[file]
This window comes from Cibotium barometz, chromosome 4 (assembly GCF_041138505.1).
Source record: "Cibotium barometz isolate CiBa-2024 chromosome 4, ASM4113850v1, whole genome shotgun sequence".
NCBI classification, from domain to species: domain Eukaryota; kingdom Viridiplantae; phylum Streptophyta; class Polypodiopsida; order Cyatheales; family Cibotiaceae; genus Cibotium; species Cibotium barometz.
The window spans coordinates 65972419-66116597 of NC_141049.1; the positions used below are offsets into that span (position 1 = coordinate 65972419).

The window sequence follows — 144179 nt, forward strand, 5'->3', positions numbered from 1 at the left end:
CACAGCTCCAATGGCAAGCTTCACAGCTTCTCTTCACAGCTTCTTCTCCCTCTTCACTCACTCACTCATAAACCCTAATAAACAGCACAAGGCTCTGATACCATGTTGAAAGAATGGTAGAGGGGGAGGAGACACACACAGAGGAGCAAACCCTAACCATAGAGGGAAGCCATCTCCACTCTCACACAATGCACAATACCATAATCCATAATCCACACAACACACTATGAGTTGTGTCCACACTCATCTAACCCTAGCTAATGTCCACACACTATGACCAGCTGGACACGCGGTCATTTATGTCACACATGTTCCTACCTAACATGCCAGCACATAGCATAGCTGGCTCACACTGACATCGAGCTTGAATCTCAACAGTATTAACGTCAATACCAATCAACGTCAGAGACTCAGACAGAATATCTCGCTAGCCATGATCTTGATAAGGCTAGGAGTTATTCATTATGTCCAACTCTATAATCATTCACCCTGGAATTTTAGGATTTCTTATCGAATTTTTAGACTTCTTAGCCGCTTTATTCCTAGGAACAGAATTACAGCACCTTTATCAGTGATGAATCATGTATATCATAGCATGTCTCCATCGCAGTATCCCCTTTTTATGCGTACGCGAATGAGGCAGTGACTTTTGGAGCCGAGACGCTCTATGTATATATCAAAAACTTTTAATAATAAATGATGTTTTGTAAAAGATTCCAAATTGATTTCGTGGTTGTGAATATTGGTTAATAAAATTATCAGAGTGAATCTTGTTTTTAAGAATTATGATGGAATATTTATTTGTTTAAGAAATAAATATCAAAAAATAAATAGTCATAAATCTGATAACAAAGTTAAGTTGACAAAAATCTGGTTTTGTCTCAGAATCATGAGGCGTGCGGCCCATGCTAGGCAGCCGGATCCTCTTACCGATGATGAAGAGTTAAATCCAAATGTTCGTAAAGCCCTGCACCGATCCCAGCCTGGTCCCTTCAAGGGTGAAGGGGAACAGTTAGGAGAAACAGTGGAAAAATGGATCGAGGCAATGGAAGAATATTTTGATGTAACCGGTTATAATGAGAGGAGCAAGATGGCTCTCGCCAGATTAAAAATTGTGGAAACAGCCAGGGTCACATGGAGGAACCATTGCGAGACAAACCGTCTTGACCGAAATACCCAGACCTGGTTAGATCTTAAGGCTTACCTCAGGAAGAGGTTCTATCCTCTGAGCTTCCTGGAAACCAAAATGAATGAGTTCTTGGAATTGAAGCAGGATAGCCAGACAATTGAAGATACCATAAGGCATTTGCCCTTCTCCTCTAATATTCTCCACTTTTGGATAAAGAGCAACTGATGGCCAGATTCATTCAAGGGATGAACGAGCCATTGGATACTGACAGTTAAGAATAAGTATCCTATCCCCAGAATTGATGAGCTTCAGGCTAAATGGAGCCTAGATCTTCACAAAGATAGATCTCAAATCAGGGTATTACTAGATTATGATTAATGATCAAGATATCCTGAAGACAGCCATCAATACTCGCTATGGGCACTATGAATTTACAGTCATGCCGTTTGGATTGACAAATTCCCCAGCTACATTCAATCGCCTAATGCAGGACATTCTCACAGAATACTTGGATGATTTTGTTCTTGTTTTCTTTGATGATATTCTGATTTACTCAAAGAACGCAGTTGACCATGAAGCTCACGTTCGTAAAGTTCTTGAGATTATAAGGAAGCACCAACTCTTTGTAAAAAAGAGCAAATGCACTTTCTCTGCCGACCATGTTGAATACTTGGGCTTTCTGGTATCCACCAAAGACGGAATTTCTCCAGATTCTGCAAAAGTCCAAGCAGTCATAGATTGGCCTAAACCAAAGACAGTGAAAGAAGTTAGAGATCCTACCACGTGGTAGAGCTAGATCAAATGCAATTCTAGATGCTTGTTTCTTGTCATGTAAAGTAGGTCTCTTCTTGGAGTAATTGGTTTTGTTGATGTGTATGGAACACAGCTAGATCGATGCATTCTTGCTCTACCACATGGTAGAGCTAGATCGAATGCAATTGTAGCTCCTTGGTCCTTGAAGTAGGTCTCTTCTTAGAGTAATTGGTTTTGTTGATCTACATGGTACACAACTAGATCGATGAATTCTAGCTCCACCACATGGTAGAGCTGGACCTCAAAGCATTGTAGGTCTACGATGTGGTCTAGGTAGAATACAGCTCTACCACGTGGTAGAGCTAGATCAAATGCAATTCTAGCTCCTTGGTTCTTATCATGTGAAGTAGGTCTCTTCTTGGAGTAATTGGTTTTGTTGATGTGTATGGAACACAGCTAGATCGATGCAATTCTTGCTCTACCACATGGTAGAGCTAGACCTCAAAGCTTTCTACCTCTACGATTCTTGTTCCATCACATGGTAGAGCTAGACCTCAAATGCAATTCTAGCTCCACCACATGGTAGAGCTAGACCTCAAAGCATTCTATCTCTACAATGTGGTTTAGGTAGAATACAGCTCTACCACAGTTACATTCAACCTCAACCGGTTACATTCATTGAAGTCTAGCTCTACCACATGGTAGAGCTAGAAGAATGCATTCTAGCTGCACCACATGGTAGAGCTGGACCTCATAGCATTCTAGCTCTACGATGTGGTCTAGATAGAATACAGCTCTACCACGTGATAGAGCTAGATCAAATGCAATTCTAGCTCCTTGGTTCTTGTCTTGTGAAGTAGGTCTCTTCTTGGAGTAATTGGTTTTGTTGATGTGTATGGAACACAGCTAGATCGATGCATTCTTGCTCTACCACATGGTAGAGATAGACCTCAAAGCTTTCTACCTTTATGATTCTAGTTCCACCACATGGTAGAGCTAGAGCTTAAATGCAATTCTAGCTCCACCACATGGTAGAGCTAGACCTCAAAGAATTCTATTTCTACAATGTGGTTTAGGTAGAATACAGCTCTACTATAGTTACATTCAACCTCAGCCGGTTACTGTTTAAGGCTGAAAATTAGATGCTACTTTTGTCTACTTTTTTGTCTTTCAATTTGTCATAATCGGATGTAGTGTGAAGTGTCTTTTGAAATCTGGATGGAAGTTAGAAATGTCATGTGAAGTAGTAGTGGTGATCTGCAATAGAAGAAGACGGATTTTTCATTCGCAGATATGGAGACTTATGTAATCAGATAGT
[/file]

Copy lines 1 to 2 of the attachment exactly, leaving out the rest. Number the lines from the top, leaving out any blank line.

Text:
This window comes from Cibotium barometz, chromosome 4 (assembly GCF_041138505.1).
Source record: "Cibotium barometz isolate CiBa-2024 chromosome 4, ASM4113850v1, whole genome shotgun sequence".